Solar farm plan for Cortown lands
Allegation that planning notices were interfered with
A planning application for a solar farm project in Cortown includes a copy of a garda statement detailing interference with the planning notice erected on the site.
A representative of the company, Harmony Solar Meath, says that he erected the notice on 1st March last just after 11am. He left to erect other notices around the sites, and just over an hour later, returned to the original location.
"When I arrived back at 12.10hrs, the sign notice was gone. Someone had ripped it clean off as it was screwed in place to the ditch," he told gardai in Kells.
The application for a solar photovoltaic (PV) renewable energy project concerns two parcels of land, at the Milltown and Moyagher Lower townlands, identified by the company as the north parcel and south parcel respectively.
The north parcel is set back 400 metres from the public road, comprising agricultural lands of just over 41 hectares. Solar panels are proposed on these lands, together with site tracks and linking electrical infrastructure. All cabling will be placed underground. Also proposed on these lands is the main site electrical substation, from which it is intended to link into the national grid by connecting to the existing 110 kilovolt (KV) electrical cables that traverse the lands, with 16 metre high masts. The substation will have a 100kv capacity, and the electricity generated on both solar farms will be directed into it. When operational, EirGrid will take charge of the substation. Access is proposed from the local L8335 road.
The south parcel, 1.5km from the north lands, comprises 80 hectares, with a ‘Ring Main Unit’ linking to the substation by underground cable. Access will be via the L8003 local road.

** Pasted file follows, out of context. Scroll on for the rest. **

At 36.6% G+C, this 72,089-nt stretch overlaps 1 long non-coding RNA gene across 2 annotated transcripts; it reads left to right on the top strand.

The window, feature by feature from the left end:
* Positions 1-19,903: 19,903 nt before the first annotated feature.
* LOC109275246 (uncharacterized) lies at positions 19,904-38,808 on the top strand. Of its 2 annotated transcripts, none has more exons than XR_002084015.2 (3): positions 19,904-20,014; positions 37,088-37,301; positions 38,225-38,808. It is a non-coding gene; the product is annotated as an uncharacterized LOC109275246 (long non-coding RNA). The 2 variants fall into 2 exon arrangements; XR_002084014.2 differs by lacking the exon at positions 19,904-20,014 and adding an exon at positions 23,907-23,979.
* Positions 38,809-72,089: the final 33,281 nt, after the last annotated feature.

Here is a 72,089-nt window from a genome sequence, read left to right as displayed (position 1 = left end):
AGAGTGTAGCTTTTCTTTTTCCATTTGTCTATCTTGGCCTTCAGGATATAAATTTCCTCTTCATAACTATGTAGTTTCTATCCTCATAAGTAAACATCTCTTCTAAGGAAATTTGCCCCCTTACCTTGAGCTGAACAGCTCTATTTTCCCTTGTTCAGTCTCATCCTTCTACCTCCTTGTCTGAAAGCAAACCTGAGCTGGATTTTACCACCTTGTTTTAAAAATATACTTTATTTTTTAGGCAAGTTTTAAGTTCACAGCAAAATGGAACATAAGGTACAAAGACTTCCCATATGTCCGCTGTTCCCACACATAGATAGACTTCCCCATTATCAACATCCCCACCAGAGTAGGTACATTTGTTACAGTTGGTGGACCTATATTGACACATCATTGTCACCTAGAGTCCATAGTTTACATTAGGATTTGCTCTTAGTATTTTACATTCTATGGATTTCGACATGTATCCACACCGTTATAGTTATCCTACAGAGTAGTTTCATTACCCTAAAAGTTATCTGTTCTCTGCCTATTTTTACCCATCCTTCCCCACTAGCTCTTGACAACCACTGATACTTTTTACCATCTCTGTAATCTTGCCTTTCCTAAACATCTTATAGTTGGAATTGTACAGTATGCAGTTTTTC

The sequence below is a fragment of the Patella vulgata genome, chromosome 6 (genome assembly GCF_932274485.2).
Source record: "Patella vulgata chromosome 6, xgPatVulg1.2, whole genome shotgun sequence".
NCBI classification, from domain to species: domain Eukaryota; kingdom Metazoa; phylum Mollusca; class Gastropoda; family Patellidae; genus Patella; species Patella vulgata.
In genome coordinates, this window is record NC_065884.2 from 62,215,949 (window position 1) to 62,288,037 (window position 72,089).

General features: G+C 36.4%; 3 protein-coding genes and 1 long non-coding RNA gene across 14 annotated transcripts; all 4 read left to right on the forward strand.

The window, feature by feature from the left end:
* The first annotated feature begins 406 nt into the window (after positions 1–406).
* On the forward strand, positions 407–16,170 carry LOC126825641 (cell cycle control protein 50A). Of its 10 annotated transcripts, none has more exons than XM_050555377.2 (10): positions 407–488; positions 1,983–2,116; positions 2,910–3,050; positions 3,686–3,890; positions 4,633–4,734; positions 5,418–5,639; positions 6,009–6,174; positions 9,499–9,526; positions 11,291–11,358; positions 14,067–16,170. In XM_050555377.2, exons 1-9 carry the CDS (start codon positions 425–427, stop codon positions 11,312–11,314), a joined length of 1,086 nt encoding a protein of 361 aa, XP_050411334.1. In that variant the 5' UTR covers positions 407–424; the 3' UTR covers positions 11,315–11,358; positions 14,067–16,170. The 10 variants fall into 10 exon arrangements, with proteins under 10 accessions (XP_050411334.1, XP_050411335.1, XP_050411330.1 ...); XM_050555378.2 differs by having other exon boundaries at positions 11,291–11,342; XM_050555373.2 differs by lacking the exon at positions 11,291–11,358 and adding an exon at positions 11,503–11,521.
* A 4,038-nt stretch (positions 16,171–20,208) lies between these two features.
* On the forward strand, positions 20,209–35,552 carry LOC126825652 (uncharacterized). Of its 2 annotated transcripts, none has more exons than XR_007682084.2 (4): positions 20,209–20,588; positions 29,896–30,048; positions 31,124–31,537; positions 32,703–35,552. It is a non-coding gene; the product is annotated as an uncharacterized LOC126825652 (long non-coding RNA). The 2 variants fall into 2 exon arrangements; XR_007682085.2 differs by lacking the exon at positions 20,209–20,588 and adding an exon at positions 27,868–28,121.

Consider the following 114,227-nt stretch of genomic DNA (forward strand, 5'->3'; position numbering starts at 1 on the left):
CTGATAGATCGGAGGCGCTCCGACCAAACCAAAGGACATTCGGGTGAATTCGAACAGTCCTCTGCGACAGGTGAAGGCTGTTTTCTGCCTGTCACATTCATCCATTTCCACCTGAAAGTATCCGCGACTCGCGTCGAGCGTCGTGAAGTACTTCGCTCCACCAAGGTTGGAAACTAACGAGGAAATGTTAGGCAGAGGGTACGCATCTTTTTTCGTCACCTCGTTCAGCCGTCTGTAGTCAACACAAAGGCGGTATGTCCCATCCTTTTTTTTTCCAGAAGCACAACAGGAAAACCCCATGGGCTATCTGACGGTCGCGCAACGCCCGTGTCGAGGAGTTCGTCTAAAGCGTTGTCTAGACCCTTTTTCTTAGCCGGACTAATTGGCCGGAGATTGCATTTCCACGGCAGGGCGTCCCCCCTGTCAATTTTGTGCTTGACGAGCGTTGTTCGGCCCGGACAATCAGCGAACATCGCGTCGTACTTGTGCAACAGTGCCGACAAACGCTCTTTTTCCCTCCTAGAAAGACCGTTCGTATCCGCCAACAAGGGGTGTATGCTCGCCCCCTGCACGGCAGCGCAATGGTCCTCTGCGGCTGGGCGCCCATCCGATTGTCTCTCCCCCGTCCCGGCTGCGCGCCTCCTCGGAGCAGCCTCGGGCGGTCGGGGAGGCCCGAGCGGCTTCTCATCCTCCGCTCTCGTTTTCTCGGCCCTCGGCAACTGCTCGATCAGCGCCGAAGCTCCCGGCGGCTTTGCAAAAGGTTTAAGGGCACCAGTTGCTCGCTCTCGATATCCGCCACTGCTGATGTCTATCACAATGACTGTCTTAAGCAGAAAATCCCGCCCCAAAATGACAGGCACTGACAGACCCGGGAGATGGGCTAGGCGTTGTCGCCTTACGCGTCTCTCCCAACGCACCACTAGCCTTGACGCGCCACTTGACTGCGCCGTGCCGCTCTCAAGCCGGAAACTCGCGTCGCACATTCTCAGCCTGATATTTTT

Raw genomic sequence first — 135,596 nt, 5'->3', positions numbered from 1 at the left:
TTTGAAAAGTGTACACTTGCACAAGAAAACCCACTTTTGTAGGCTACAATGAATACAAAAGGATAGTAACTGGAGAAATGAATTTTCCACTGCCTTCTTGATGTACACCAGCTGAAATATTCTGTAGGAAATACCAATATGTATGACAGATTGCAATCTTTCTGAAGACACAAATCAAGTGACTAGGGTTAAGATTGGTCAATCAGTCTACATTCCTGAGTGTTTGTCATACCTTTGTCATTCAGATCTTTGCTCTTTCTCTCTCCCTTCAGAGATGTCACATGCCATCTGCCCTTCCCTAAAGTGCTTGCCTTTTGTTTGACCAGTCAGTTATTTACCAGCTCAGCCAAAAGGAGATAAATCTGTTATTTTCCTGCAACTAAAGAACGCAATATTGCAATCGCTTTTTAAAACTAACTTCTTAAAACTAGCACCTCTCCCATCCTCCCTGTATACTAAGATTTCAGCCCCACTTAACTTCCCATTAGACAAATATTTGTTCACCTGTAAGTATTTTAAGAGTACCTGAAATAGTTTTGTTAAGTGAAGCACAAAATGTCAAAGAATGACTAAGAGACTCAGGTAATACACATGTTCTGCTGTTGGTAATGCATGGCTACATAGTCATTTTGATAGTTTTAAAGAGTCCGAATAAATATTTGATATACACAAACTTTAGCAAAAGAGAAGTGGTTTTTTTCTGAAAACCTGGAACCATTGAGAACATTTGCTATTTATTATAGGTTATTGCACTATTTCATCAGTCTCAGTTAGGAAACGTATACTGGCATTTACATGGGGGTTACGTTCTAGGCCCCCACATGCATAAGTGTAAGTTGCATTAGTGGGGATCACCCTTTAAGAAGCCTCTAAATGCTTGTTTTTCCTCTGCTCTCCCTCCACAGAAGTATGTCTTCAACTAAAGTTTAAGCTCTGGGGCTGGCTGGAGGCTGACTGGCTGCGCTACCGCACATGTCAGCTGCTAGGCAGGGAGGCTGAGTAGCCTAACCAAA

Harmony Solar says the site has been selected for a number of reasons: The limited environmental impacts, including ecology, landscape and visual impact, cultural heritage and archaeology, with each of these aspects being assessed in detail for the planning application;
Sunlight intensity levels – the site has good annual irradiation levels (the amount of solar energy that arrives at a specific area at a specific time), as the land is relatively flat, with limited overshadowing from trees of buildings;
The lands are located close to a connection with the National Grid via the 110kv cable;
Planning policy – Meath County Council is supportive of renewable energy developments and efficiency improvements in a sustainable manner as a response to climate change.
The planning application is being made in two parts. The application for the solar farm and its parts on both parcels of land will be a planning application made to the county council. The substation proposed for Milltown has been deemed by An Bord Pleanala to be a Strategic Electrical Infrastructure, and that application will be made to the planning board.
Harmony Solar says that at both parcels, existing hedgerows will be retained, and a number of additional ecology, biodiversity, and landscaping screening measures are proposed.
"Solar panels when installed are regarded to have a low level of impact," the applicant says. "Solar electricity generation produces no carbon emissions, and panels have no moving parts. There is no risk to ground water or to the public from the electrical equipment."
Additional structures withing the site will include security fencing, inverter/transformer units, and passive infra-red CCTV cameras facing inwards on the site only.
The proposal seeks installation of the solar farm for a period of up to 35 years, the expected operational life of such projects. Following this, the site will be decommissioned, the solar farm removed, and the lands returned to agricultural use, the applicants anticipate.
A number of submissions by local residents have been made on the file, with a council decision due on 26th April.